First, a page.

Louis XV and the Decline of the French Monarchy
T.C.W. Blanning argues that royalty in France undermined itself through mismanagement, despotism and sleaze.
The reign of Louis XV witnessed the delegitimation of the French monarchy as a result of what contemporaries believed to be the wilful neglect of the national interest in foreign policy and the despotic conduct of the king. The inability of Louis to make the 'Versailles system' work, together with the 'sleaze factor', completed the process.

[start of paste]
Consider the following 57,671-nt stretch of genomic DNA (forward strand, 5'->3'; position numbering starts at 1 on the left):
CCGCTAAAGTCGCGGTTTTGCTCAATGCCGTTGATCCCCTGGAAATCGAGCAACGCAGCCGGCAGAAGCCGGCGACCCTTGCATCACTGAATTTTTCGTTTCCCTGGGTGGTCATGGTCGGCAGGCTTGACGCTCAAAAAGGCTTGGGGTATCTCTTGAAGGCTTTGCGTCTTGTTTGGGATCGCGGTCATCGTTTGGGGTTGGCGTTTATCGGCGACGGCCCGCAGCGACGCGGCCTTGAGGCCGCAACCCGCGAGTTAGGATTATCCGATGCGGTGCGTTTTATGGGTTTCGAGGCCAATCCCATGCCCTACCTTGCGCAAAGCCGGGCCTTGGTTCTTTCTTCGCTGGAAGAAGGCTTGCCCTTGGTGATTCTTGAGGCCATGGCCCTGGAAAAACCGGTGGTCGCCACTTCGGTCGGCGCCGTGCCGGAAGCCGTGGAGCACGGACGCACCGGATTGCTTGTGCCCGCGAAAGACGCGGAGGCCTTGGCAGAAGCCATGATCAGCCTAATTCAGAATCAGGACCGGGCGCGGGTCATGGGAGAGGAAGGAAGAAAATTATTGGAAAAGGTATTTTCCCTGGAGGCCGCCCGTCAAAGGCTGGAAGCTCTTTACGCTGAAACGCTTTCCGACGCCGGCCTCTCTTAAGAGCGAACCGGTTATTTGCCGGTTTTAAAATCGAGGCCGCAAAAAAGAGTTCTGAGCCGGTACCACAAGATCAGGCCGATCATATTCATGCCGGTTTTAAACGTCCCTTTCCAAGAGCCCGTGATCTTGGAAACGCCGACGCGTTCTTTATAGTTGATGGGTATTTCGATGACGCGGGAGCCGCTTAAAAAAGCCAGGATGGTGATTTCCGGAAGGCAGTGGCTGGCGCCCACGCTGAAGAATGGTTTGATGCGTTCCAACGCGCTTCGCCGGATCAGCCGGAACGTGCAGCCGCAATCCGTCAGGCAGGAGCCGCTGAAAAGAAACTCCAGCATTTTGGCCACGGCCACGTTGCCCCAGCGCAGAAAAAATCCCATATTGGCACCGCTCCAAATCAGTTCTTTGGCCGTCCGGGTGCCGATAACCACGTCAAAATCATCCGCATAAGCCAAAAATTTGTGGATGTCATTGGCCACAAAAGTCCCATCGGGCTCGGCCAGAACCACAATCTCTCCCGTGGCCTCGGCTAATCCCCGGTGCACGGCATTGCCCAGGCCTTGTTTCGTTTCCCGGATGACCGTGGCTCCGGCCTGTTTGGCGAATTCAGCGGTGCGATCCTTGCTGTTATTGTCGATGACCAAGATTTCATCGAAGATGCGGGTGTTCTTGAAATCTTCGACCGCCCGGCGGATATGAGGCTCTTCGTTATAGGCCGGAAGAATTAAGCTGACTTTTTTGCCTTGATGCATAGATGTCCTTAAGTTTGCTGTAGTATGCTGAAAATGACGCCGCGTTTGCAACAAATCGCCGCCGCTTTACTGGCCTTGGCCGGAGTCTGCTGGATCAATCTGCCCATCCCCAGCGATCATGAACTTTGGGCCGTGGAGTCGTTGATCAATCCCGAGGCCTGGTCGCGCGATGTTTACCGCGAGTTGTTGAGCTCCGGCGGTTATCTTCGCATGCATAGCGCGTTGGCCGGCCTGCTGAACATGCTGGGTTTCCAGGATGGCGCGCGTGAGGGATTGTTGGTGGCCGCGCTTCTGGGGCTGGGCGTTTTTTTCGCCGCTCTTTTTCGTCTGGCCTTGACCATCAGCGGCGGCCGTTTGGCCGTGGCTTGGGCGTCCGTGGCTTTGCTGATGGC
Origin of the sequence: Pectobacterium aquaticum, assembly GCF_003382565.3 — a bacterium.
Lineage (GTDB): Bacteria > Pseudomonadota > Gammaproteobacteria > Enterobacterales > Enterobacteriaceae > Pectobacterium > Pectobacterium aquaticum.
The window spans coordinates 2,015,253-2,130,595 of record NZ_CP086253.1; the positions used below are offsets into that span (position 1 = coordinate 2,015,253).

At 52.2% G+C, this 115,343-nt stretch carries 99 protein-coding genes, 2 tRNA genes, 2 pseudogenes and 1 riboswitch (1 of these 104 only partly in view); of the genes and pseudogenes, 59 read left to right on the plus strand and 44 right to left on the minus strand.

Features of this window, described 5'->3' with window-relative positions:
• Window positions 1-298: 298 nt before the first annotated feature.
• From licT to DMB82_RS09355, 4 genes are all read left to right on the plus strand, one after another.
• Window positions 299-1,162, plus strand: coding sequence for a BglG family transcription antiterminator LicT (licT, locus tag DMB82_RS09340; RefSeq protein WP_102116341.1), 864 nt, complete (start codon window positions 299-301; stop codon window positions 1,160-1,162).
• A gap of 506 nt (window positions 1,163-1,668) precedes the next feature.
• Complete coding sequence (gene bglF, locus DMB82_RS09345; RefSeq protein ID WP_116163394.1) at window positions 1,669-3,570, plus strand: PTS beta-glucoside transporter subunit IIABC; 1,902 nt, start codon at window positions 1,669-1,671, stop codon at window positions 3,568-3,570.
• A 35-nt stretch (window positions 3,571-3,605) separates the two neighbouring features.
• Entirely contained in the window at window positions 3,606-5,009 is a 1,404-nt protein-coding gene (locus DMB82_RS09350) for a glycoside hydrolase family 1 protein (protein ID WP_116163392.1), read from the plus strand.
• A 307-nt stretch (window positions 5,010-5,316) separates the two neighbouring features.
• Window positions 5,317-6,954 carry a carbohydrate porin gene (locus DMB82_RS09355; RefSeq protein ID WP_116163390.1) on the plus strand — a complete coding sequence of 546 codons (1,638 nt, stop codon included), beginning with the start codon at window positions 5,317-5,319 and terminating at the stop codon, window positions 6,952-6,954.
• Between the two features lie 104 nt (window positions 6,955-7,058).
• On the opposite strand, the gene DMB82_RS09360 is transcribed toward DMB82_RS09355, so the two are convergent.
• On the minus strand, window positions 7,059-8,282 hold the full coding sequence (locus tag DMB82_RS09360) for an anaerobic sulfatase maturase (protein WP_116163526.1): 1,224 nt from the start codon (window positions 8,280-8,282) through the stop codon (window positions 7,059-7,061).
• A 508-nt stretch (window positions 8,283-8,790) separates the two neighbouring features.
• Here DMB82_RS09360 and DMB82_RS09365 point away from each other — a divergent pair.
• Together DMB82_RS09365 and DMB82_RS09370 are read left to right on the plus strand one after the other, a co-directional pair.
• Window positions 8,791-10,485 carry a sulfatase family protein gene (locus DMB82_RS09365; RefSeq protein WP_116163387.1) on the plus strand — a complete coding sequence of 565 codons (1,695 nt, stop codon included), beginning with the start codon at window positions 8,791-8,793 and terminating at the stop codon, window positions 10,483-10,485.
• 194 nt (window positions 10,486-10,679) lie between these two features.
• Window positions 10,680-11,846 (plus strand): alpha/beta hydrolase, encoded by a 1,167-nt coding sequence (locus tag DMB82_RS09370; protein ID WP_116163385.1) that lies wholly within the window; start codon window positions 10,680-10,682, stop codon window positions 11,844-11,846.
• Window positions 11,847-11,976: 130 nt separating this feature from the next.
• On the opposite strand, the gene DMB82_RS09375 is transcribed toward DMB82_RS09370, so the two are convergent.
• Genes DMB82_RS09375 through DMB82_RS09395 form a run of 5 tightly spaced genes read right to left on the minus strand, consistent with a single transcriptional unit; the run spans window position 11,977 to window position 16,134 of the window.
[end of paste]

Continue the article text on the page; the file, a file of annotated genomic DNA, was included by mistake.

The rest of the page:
The apex of Louis XV's reign was reached on 11 May 1745. On that day a French army achieved a decisive victory at Fontenoy in the Austrian Netherlands over a multi-national army of British, Hanoverians, Austrians and Dutch, commanded by the duke of Cumberland, younger son of George II. Although Louis did not command his army in person – that was left in the capable hands of Maurice de Saxe – not only was he present at the battle, but he also made a contribution to its successful outcome. Together with his eldest son, the fifteen-year old Dauphin, he took up an exposed position from which to observe the conflict, resolutely refusing entreaties to withdraw when he came under fire. No less a person than Napoleon later observed that his courage had a decisive influence on French morale: 'Victory at Fontenoy should be credited to the King for remaining on the field of battle. If he had withdrawn beyond the river Scheldt, as Marshal de Saxe had wanted, the battle would have been lost. When the hard-fought battle had been won Louis and the Dauphin went from one regiment to another, to be acclaimed with rapture.